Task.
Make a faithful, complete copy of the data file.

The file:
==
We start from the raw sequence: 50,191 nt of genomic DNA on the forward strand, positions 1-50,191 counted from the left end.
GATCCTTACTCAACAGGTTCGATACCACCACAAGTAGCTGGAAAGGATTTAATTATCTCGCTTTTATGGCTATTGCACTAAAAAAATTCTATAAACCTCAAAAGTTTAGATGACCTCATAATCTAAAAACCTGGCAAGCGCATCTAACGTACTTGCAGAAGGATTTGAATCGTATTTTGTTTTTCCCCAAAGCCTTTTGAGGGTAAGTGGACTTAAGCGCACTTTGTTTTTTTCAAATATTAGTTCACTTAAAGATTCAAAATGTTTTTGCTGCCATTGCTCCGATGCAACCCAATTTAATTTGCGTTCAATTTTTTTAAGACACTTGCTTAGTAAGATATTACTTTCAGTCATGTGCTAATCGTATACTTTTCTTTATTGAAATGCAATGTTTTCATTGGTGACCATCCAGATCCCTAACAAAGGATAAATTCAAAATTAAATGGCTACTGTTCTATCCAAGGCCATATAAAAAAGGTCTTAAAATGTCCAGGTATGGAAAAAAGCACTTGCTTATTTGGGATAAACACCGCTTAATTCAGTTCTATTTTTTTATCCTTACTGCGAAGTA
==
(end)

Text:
We start from the raw sequence: 50,191 nt of genomic DNA on the forward strand, positions 1-50,191 counted from the left end.
GATCCTTACTCAACAGGTTCGATACCACCACAAGTAGCTGGAAAGGATTTAATTATCTCGCTTTTATGGCTATTGCACTAAAAAAATTCTATAAACCTCAAAAGTTTAGATGACCTCATAATCTAAAAACCTGGCAAGCGCATCTAACGTACTTGCAGAAGGATTTGAATCGTATTTTGTTTTTCCCCAAAGCCTTTTGAGGGTAAGTGGACTTAAGCGCACTTTGTTTTTTTCAAATATTAGTTCACTTAAAGATTCAAAATGTTTTTGCTGCCATTGCTCCGATGCAACCCAATTTAATTTGCGTTCAATTTTTTTAAGACACTTGCTTAGTAAGATATTACTTTCAGTCATGTGCTAATCGTATACTTTTCTTTATTGAAATGCAATGTTTTCATTGGTGACCATCCAGATCCCTAACAAAGGATAAATTCAAAATTAAATGGCTACTGTTCTATCCAAGGCCATATAAAAAAGGTCTTAAAATGTCCAGGTATGGAAAAAAGCACTTGCTTATTTGGGATAAACACCGCTTAATTCAGTTCTATTTTTTTATCCTTACTGCGAAGTA